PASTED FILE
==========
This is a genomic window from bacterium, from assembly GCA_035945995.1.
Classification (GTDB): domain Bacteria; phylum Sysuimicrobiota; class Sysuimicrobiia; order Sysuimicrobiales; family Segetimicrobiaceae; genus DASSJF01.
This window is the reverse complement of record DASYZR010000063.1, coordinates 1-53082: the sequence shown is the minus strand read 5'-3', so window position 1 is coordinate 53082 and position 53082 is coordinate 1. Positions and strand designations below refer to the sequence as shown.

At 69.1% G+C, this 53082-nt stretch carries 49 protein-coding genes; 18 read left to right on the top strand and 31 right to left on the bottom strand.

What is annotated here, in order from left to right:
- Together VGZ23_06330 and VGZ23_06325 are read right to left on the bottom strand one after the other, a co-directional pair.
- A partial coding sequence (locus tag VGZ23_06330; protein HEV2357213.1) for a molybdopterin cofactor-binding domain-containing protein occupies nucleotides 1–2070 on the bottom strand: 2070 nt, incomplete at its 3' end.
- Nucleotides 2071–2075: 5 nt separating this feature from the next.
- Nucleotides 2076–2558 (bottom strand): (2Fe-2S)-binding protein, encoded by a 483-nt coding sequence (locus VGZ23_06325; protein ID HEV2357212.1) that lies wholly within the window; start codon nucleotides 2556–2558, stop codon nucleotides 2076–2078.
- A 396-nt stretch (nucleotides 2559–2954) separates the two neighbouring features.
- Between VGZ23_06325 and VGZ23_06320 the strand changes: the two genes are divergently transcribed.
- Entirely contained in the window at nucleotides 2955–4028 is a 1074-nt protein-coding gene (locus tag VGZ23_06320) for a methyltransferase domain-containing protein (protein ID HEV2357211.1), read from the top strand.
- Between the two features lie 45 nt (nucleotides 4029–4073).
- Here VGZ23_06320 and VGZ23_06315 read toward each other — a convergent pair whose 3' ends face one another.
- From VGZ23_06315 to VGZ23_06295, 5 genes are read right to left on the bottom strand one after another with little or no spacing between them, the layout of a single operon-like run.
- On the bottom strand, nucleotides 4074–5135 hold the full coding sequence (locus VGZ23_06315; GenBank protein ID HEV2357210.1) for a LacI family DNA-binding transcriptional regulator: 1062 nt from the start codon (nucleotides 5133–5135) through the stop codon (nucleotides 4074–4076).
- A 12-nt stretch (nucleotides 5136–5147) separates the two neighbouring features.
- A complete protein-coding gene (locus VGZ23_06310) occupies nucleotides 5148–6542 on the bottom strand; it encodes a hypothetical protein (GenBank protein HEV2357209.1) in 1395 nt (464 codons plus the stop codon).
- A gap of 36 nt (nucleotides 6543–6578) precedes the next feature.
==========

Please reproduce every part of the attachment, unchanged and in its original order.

This is a genomic window from bacterium, from assembly GCA_035945995.1.
Classification (GTDB): domain Bacteria; phylum Sysuimicrobiota; class Sysuimicrobiia; order Sysuimicrobiales; family Segetimicrobiaceae; genus DASSJF01.
This window is the reverse complement of record DASYZR010000063.1, coordinates 1-53082: the sequence shown is the minus strand read 5'-3', so window position 1 is coordinate 53082 and position 53082 is coordinate 1. Positions and strand designations below refer to the sequence as shown.

At 69.1% G+C, this 53082-nt stretch carries 49 protein-coding genes; 18 read left to right on the top strand and 31 right to left on the bottom strand.

What is annotated here, in order from left to right:
- Together VGZ23_06330 and VGZ23_06325 are read right to left on the bottom strand one after the other, a co-directional pair.
- A partial coding sequence (locus tag VGZ23_06330; protein HEV2357213.1) for a molybdopterin cofactor-binding domain-containing protein occupies nucleotides 1–2070 on the bottom strand: 2070 nt, incomplete at its 3' end.
- Nucleotides 2071–2075: 5 nt separating this feature from the next.
- Nucleotides 2076–2558 (bottom strand): (2Fe-2S)-binding protein, encoded by a 483-nt coding sequence (locus VGZ23_06325; protein ID HEV2357212.1) that lies wholly within the window; start codon nucleotides 2556–2558, stop codon nucleotides 2076–2078.
- A 396-nt stretch (nucleotides 2559–2954) separates the two neighbouring features.
- Between VGZ23_06325 and VGZ23_06320 the strand changes: the two genes are divergently transcribed.
- Entirely contained in the window at nucleotides 2955–4028 is a 1074-nt protein-coding gene (locus tag VGZ23_06320) for a methyltransferase domain-containing protein (protein ID HEV2357211.1), read from the top strand.
- Between the two features lie 45 nt (nucleotides 4029–4073).
- Here VGZ23_06320 and VGZ23_06315 read toward each other — a convergent pair whose 3' ends face one another.
- From VGZ23_06315 to VGZ23_06295, 5 genes are read right to left on the bottom strand one after another with little or no spacing between them, the layout of a single operon-like run.
- On the bottom strand, nucleotides 4074–5135 hold the full coding sequence (locus VGZ23_06315; GenBank protein ID HEV2357210.1) for a LacI family DNA-binding transcriptional regulator: 1062 nt from the start codon (nucleotides 5133–5135) through the stop codon (nucleotides 4074–4076).
- A 12-nt stretch (nucleotides 5136–5147) separates the two neighbouring features.
- A complete protein-coding gene (locus VGZ23_06310) occupies nucleotides 5148–6542 on the bottom strand; it encodes a hypothetical protein (GenBank protein HEV2357209.1) in 1395 nt (464 codons plus the stop codon).
- A gap of 36 nt (nucleotides 6543–6578) precedes the next feature.